Good fats help brain decline in older people, new study reveals

Tokyo: The decline of cognitive function in older people is less in those who take a combination supplement, containing, food fats, a new study from Japan has revealed.
The findings of a three year study that evaluated the effects of capsules containing 1,182 milligrams purified fish oils containing 290 milligrams eicosapentaenoic acid (EPA) and 203 milligrams docosahexaenoic acid (DHA); 84 milligrams lycopene from tomato and 240 milligrams Ginkgo biloba extract.  The pill was given to 41 participants aged 65 and older,  daily for three years.
Salmon.jpgThe total control group consisted of 622 participants with no supplement intake or serious diseases. Tests of cognitive function, including attention, memory, language and reasoning skills, were administered at the beginning and end of the study. Blood samples collected at the initial examination were analyzed for apolipoprotein E (APOE) genotype and other factors. 
The authors of the study said:  “An increasing number of studies in cell lines, targeted replacement rodents, and human volunteers indicate higher oxidative stress and a more pro-inflammatory state associated with the apolipoprotein E4 allele (APOE4).”
Although memory scores improved in both groups, the increase was larger in those who received the supplements compared to the controls. Language ability and attention declined in those who did not receive the supplements, while remaining stable in supplemented participants. When test scores were evaluated as a whole, a significant improvement occurred only in supplemented subjects. Improvement was noted in both supplemented APOE4 carriers and noncarriers; however, the benefit was greater in those positive for APOE4.
Mechanisms for EPA and DHA in maintaining cognitive function are well known, and include the fatty acids’ anti-inflammatory and antioxidant properties. However, although omega-3 fatty acids have an antioxidant effect, they are also subject to lipid peroxidation, therefore, combining them with compounds that have antioxidant properties such as lycopene could improve their benefits.
“When just one of these agents or nutrients is used by an elderly person, its effect on cognitive function is not enough to prevent aging decline, at least not with the usual dosage in human trial studies,” the authors remark. “When these agents or nutrients are used in combination, they may cover the vulnerability of other agents and synergistically potentiate their respective antioxidant properties, which might then be effective for the improvement of cognitive function. Additionally, this may decrease the oxidative stress associated with the E4 allele and improve cognitive function among APOE4 carriers.”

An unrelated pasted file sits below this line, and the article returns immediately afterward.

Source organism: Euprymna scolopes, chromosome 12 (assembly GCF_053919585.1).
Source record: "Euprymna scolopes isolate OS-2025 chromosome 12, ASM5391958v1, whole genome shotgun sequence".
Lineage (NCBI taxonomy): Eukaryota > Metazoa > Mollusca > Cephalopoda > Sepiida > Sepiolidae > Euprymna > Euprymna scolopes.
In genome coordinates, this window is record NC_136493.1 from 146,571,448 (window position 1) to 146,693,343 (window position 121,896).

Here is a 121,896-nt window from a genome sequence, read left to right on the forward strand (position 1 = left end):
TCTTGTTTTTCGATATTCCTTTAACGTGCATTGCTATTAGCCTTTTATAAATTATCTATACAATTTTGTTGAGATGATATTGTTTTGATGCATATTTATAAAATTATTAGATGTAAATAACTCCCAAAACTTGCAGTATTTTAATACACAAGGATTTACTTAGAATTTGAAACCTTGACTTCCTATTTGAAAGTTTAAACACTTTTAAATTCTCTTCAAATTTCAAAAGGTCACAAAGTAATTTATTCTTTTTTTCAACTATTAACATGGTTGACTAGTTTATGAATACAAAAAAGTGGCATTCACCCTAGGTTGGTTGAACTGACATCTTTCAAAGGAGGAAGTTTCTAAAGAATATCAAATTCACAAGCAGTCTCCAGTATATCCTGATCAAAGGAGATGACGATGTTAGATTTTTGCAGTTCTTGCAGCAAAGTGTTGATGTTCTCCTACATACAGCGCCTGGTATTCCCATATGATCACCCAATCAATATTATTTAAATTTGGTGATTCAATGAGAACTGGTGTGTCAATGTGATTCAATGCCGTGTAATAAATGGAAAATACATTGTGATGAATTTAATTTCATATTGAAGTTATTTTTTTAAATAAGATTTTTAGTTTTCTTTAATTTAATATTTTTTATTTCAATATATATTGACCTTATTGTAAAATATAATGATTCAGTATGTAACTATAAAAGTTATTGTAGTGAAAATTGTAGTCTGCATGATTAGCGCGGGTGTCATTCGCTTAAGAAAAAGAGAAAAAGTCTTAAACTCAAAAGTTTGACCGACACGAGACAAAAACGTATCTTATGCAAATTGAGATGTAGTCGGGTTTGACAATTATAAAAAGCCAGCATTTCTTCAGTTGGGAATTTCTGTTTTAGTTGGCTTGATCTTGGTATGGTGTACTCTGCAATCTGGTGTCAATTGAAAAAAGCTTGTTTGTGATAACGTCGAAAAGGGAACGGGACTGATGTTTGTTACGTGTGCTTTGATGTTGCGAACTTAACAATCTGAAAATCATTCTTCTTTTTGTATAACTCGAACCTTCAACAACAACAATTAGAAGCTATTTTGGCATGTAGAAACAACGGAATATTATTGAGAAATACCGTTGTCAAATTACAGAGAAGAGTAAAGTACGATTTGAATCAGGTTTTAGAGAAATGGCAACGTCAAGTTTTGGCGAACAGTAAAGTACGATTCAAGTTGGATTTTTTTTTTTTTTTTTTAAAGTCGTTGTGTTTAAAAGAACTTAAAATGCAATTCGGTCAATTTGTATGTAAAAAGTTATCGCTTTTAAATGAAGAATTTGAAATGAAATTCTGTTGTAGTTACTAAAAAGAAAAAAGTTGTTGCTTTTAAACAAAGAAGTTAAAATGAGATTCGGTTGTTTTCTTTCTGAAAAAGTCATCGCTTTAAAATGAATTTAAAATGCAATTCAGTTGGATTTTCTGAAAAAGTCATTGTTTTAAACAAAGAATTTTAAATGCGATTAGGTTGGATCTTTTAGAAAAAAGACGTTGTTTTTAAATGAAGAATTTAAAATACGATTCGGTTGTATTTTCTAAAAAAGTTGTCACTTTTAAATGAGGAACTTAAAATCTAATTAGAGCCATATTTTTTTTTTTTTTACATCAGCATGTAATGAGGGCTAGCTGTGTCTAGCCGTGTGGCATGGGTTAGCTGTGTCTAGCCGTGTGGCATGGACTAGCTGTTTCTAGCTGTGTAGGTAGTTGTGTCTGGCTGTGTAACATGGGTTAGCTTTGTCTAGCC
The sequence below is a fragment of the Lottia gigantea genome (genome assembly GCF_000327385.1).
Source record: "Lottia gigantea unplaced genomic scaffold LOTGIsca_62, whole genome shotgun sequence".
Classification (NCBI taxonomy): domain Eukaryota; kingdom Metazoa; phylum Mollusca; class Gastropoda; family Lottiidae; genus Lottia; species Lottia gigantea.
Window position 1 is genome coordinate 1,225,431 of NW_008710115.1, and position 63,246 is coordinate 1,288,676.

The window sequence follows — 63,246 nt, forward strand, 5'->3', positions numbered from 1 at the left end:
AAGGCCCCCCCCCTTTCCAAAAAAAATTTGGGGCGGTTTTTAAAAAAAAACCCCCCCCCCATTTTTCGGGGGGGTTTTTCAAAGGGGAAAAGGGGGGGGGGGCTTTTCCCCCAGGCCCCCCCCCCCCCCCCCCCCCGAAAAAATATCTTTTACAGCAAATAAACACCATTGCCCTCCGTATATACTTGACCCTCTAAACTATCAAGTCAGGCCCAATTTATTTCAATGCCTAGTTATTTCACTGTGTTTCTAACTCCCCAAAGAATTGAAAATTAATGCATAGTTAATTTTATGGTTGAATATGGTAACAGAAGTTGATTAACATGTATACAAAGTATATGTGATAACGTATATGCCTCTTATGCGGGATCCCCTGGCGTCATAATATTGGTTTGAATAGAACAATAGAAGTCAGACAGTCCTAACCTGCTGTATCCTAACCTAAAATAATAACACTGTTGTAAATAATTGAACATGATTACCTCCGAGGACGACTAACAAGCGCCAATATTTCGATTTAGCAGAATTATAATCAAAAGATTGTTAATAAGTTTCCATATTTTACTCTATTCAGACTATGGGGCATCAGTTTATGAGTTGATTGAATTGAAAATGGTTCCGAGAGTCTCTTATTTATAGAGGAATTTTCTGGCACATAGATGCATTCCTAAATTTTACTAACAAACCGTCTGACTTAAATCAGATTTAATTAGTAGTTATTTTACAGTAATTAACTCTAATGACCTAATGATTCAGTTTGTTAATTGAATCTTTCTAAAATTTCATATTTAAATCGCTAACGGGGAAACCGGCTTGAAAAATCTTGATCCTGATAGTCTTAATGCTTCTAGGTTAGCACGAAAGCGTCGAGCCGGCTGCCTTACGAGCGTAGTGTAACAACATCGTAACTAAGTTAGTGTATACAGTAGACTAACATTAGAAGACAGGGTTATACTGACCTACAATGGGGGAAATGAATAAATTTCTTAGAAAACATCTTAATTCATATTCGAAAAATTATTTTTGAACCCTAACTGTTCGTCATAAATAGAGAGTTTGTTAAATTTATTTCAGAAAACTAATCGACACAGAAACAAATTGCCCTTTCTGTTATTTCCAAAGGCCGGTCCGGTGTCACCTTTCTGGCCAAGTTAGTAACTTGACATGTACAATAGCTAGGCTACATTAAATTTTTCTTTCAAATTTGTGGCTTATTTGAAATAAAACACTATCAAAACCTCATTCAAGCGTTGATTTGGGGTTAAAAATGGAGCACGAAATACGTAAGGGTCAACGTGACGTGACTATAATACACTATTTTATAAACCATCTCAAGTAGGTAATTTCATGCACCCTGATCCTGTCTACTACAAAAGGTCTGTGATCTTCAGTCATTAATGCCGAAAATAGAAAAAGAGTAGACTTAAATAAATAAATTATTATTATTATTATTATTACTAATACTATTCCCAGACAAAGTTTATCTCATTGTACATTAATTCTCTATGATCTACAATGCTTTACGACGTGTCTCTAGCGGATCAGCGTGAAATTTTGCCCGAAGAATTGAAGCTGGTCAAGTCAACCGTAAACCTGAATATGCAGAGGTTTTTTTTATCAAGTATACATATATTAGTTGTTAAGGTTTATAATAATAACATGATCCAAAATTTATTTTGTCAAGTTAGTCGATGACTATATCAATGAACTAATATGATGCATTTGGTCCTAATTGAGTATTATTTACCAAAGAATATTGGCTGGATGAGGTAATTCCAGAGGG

Top fitness tips from celebrity beauty guru Dr Neish Joshi


London: Celebrity health guru Neish Joshi has devised easy and simple New Year resolutions for great skin, which anyone can follow and you’ll also notice the benefits within a few weeks.

1. Easy food swaps

• Making healthy food choices doesn’t mean you have to exist on lettuce alone. Try these simple food swaps which will to give your health a boost, without compromising on taste:
– Swap potato for sweet potato when making wedges
– Snack on wasabi peas instead of dry roasted peanuts
– Use GOOD OIL on your salad instead of heavy dressing
– On pasta, ditch cheese sauce and use fresh tomato instead
– Use spices instead of salt when seasoning food
– Swap sweets for dried fruit (dried mangoes are the sweetest)
– Ditch crisps for salted popcorn
– Desperate for dessert? Try chopping up a banana, dipping the chunks in melted 70% coca chocolate and pop in the freezer until the chocolate hardens. Delicious!
– Carry figs around with you for an emergency on-the-go sugar fix. A great substitute for chocolate bars
– Swap a drizzle of cream in tomato soup for a drizzle of GOOD OIL
– Swap regular milk for semi skimmed or skimmed. Or for the more adventurous, try soya milk
– Add extra vegetables whenever you can. A few sautéed pieces of celery to Bolognese sauce or try adding mushrooms and peas to your favourite curry
– Swap butter in chocolate cake for beetroot – yes really, this works! Beetroot also gives the sponge a rich red hue
– Swap bar snacks for your own roasted soya nuts

2. Aim for ‘as much as you can’ a day
• We all know we should aim for 5 portions of fruit and veg a day, but unfortunately this isn’t always possible. Instead aim for as much as you can and don’t throw in the towel if you have a bad day and give up altogether. Just remember tomorrow is another day and a fresh start.

3. Don’t avoid oil
• When people go on a health kick, they immediately think about foods they should eliminate from their diet, which often includes oils. In fact you should include oil in your diet on a daily basis, just make sure it’s the right kind. GOOD OIL is a good source of essential omega-3 and omega-6, which the body needs to maintain a healthy heart. Research shows that reducing saturated fat intake and swapping it for oils rich in EFAs contributes to an improvement in cholesterol.

4. Sip sip and sip again
• The thought of drinking the recommended 2 liters of water can be pretty daunting. Don’t panic and try to gulp it down in one go. Make sure you have a bottle to hand and sip throughout the day, you’ll reach your target before you know it.